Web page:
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Other People s English

Other People s English Author Vershawn Ashanti Young
ISBN-10 9780807755556
Release 2013-12-20
Pages 176
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This book presents an empirically grounded argument for a new approach of teaching writing to diverse students in the English language arts classroom. Responding to advocates of the "code-switching" approach, four uniquely qualified authors make the case for "code-meshing"--allowing students to use standard English, African American English, and other Englishes in formal academic writing and classroom discussions. This practical resource translates theory into a concrete roadmap for pre- and in-service teachers who wish to use code-meshing in the classroom to extend students' abilities as writers and thinkers and to foster inclusiveness and creativity. The text provides activities and examples from middle and high schools as well as college and addresses the question of how to advocate for code-meshing with sceptical administrators, parents, and students. Book Features: A rationale for the social and educational value of code-meshing, including answers to frequently asked questions about language variation. Authors from the fields of linguistics, writing studies, English education, and teacher education. Teaching tips that have been used with students and in professional development workshops. Action plans that invite readers to make code-meshing a shared project that informs instructional practices and addresses cultural prejudices.



Other People s English Code Meshing Code Switching and African American Literacy

Other People s English  Code Meshing  Code Switching  and African American Literacy Author Vershawn Ashanti Young
ISBN-10 9780807755020
Release 2013-12-01
Pages 176
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This book presents an empirically grounded argument for a new approach of teaching writing to diverse students in the English language arts classroom. Responding to advocates of the "code-switching" approach, four uniquely qualified authors make the case for "code-meshing"--allowing students to use standard English, African American English, and other Englishes in formal academic writing and classroom discussions. This practical resource translates theory into a concrete roadmap for pre-and in-service teachers who wish to use code-meshing in the classroom to extend students' abilities as writers and thinkers and to foster inclusiveness and creativity. The text provides activities and examples from middle and high schools as well as college and addresses the question of how to advocate for code-meshing with skeptical administrators, parents, and students.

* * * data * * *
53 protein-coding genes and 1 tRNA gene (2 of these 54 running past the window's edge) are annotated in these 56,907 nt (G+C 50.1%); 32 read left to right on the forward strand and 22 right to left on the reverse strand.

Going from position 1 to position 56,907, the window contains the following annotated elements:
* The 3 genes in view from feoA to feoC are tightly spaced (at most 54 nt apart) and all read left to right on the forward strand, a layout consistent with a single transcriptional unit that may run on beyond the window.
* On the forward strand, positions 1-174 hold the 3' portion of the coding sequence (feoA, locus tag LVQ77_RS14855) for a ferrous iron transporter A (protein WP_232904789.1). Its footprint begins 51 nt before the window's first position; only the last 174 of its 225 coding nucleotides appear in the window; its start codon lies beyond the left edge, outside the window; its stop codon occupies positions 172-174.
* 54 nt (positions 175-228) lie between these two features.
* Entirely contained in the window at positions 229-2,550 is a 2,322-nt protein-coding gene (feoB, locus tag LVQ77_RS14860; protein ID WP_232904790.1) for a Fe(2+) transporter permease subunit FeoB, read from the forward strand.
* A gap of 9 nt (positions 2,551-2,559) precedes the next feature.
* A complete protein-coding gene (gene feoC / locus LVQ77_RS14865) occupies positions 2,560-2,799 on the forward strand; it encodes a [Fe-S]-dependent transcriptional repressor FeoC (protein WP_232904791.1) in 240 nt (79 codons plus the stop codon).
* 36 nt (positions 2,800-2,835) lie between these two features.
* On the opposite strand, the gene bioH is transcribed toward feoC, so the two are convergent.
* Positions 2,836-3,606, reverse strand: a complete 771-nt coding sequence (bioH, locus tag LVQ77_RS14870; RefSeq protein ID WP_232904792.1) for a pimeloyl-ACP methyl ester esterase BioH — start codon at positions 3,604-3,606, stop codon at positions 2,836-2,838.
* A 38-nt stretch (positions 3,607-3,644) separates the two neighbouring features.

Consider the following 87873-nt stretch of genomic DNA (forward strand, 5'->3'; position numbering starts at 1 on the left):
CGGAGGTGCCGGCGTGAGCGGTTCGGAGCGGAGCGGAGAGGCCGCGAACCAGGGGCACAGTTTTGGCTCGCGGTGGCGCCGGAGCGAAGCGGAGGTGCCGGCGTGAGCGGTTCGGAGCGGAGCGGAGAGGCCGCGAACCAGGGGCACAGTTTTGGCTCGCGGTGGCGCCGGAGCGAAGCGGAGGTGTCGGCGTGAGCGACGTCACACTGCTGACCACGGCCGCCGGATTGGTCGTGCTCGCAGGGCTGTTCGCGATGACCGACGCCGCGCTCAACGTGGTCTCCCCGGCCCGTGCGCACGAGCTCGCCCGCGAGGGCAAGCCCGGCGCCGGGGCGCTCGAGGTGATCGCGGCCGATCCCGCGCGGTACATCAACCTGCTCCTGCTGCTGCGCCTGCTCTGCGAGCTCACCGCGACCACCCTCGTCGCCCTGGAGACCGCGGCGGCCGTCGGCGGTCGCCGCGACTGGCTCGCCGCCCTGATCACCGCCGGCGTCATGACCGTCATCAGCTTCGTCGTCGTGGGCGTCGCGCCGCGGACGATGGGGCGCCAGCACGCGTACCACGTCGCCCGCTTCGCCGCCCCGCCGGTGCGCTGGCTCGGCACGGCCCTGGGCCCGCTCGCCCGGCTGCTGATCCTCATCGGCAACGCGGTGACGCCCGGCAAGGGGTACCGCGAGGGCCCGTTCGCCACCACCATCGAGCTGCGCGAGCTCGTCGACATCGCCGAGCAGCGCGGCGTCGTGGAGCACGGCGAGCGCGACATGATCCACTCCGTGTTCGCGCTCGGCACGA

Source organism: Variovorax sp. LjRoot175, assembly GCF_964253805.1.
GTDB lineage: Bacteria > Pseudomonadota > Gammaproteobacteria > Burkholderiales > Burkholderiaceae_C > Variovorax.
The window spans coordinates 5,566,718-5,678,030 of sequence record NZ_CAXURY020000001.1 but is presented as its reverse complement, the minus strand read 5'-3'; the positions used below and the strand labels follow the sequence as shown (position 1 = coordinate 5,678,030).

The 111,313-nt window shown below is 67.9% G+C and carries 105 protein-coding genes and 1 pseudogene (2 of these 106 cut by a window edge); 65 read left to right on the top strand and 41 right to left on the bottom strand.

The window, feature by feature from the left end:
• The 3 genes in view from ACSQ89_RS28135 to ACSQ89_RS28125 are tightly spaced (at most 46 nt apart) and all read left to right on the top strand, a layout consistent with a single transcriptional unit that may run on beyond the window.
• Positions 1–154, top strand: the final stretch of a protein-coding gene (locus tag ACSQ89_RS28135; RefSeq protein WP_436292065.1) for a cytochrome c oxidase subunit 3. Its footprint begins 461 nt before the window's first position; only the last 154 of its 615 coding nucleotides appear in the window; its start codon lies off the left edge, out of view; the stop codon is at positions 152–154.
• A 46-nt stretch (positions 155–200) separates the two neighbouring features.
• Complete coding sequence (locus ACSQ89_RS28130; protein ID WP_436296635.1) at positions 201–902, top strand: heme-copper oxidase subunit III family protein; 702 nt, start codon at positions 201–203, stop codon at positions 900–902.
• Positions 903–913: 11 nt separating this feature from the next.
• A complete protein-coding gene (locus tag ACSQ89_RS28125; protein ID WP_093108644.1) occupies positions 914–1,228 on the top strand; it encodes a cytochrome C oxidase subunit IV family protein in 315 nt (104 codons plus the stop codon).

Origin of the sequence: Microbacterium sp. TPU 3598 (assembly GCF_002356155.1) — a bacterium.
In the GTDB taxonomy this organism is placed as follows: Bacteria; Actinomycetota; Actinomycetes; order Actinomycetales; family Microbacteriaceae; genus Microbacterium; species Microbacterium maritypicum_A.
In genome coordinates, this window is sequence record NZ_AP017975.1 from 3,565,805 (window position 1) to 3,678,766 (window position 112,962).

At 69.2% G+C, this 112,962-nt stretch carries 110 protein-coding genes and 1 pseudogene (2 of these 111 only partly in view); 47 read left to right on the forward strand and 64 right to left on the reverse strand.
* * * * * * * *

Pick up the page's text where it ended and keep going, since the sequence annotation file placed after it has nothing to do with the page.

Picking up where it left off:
Other People s English

Other People s English Author Vershawn Ashanti Young
ISBN-10 9780807772539
Release 2014-12-05
Pages 176
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This book presents an empirically grounded argument for a new approach of teaching writing to diverse students in the English language arts classroom. Responding to advocates of the “code-switching” approach, four uniquely qualified authors make the case for “code-meshing”—allowing students to use standard English, African American English, and other Englishes in formal academic writing and classroom discussions. This practical resource translates theory into a concrete roadmap for pre- and in-service teachers who wish to use code-meshing in the classroom to extend students’ abilities as writers and thinkers and to foster inclusiveness and creativity. The text provides activities and examples from middle and high schools as well as college and addresses the question of how to advocate for code-meshing with skeptical administrators, parents, and students. Book Features: A rationale for the social and educational value of code-meshing, including answers to frequently asked questions about language variation. Authors from the fields of linguistics, writing studies, English education, and teacher education.Teaching tips that have been used with students and in professional development workshops.Action plans that invite readers to make code-meshing a shared project that informs instructional practices and addresses cultural prejudices. “This book is a beautiful blend of theory, linguistics research, practical classroom applications, and maybe most important (not ‘most importantly’ if you know the rules of Standard English), it’s a conversation, not in your face, not a demand for conversion, but a conversation based on personal experiences, classroom experiences, and decades of research and scholarship.” —From the Foreword by Victor Villanueva, Regents Professor, Washington State University “Other People’s English demonstrates the possibilities of a Twenty-First Century pedagogy for Ebonics-speaking students, other students who speak marginalized English varieties, and ultimately all students. The authors make a persuasive case and are to be commended for shedding new light on an old problem. Their work takes the literacy field to the next level. Would I buy this book and recommend it to others? No doubt.” —Geneva Smitherman, University Distinguished Professor Emerita of English and African American and African Studies, Michigan State University